Pharmacogenomics has revolutionized medication therapy, especially in oncology. Specifically, monoclonal antibodies (MAbs) have shown benefit when combined with pharmacogenomics. These positive developments are marred, however, by significant adverse events with MAbs and certain targets such as HER2 for trastuzumab, epidermal grown factor receptor for cetuximab, and anti-CD20 for rituximab. Developing MAb therapeutics is largely dependent on finding biomarkers and relevant polymorphisms. For oncology research, pharmacogenomics help predict cancer susceptibility, tumor progression and recurrence, patient survival, and response and toxicity to chemotherapy.

Toxicity to chemotherapy can be predicted largely by genetic polymorphisms. In a small study of 56 patients who received trastuzumab, it was shown that five patients who developed cardiotoxicity from trastuzumab had the HER2-655Val/Ile phenotype. More studies would need to be done to confirm this, but if proven accurate, this is just one example of how pharmacogenomics may help guide treatment. Responses to MAbs can be affected by variations in expression of any element.

Importantly, pharmacogenomics can help pharmacists guide supportive care for adverse effects such as nausea and vomiting, pain, depression, neuropathy, and infections in patients receiving chemotherapy. Suboptimal management of supportive-care symptoms plays a big role in patients’ response to therapy and requires additional research. If pharmacogenomics can predict response to chemotherapy and side effects, then pharmacists can contribute individualized treatment plans.

Chemotherapy-induced nausea and vomiting is one example. CYP2D6 is a key metabolic pathway for inactivation of 5HT3 antagonists and may degrade the effectiveness of these medications. The only 5HT3 antagonist that does not interact with CYP2D6 is granisetron, which may be the only reasonable option for patients who express more CYP2D6 than other patients. CYP2D6 genetic testing is available currently and can help guide nausea and vomiting treatment choices.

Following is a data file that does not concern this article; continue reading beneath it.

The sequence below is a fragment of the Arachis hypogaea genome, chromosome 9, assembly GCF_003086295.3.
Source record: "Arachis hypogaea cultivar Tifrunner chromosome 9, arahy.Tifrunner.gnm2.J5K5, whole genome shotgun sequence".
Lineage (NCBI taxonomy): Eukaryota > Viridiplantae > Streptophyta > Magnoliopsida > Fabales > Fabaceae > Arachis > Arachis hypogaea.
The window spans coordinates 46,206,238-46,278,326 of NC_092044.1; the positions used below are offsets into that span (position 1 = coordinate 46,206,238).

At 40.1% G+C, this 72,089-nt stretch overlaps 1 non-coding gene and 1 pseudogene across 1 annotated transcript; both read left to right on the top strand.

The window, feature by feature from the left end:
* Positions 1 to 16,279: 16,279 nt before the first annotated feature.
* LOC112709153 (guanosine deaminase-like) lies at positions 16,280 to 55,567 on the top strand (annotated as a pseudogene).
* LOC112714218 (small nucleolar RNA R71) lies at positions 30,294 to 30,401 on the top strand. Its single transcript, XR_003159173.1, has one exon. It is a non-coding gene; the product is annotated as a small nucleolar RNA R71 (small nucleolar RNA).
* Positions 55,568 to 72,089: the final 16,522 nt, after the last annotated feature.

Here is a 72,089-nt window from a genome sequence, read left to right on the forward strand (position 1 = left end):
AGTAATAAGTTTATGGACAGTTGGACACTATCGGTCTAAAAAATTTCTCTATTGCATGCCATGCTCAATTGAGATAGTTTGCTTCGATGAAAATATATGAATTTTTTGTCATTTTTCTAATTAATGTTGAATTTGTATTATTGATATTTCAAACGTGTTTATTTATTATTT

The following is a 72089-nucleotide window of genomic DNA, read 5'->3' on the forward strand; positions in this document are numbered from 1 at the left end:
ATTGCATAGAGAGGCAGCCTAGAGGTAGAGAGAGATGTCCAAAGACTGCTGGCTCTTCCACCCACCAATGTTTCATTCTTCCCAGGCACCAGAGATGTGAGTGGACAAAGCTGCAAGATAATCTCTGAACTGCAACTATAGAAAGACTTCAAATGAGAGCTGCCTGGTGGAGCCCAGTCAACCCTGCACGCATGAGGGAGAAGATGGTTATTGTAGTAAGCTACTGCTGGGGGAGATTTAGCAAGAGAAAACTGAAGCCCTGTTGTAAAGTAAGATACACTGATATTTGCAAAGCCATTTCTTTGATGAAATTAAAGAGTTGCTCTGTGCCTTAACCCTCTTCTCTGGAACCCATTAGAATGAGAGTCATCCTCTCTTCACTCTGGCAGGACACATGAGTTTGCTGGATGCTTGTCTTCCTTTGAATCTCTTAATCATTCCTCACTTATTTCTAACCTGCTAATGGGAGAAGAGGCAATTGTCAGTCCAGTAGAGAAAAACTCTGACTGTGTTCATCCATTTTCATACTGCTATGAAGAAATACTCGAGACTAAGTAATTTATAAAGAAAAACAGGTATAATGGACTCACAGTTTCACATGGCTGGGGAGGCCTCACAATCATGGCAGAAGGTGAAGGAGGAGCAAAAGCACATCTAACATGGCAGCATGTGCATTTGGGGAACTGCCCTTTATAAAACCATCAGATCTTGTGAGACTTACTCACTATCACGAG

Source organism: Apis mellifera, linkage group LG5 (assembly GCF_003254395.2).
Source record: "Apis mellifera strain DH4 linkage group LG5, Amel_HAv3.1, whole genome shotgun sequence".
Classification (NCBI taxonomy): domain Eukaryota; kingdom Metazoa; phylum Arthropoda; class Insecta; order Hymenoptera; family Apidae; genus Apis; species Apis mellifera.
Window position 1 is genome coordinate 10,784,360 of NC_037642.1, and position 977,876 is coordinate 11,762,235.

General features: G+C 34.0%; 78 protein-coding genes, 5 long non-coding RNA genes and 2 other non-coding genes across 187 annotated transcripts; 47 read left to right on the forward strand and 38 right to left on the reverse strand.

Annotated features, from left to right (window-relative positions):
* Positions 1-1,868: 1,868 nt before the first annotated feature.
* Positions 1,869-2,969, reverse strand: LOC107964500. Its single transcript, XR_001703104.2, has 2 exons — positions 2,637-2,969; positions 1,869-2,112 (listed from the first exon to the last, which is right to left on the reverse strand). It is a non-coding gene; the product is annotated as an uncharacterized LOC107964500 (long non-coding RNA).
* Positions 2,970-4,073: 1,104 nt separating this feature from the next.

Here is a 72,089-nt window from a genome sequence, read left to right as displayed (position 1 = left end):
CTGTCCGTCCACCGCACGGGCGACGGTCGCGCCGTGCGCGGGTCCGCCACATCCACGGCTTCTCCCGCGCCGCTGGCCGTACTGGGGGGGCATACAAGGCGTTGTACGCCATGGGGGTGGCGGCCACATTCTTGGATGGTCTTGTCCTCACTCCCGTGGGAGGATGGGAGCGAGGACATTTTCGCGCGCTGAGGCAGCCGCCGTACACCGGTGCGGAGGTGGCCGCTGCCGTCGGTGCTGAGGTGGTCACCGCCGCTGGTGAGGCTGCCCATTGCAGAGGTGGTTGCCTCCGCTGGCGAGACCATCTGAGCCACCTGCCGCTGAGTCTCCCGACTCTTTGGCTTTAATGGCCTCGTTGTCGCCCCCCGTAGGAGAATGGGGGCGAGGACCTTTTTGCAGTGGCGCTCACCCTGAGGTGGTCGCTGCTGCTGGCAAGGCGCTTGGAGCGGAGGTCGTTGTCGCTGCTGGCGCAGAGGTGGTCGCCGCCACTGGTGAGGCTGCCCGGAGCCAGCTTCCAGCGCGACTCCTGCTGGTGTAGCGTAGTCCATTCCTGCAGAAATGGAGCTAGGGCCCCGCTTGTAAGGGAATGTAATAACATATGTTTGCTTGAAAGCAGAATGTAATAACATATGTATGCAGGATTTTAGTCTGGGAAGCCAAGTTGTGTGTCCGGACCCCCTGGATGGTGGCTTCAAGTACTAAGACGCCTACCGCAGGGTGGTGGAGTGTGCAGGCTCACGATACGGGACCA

Patients who are poor or ultrarapid medication metabolizers can experience different outcomes. Pain management can be largely dependent on pharmacogenomics as well. Patients who are ultrarapid or poor metabolizers of CYP2D6 should avoid certain opioids, such as codeine, tramadol, hydrocodone, and oxycodone, as they may be at risk for treatment failure. Selection of certain antifungals for chemotherapy prophylaxis can also be guided by pharmacogenomics. Poor and ultrarapid metabolizers of CYP2C19 should avoid the use of voriconazole as primary prophylaxis.

Antidepressants play a big role in managing patients’ depression, insomnia, and hot flashes caused by certain chemotherapy agents. Selective serotonin reuptake inhibitors, serotonin-norepinephrine reuptake inhibitors, and tricyclic antidepressants are commonly used agents; however, patients who are poor metabolizers or ultrarapid metabolizers of CYP2D6 and CYP2C19 may have a decreased response due to drug interactions. Newer antidepressants such as vortioxetine, levomilnacipran, and vilazodone may be better alternatives for these patients.

The important role of pharmacogenomics in supportive oncology care can help individualize treatment plans and avoid untreated side effects. Oncology care could be revolutionized by integrating medication management and supportive care with pharmacogenomics.

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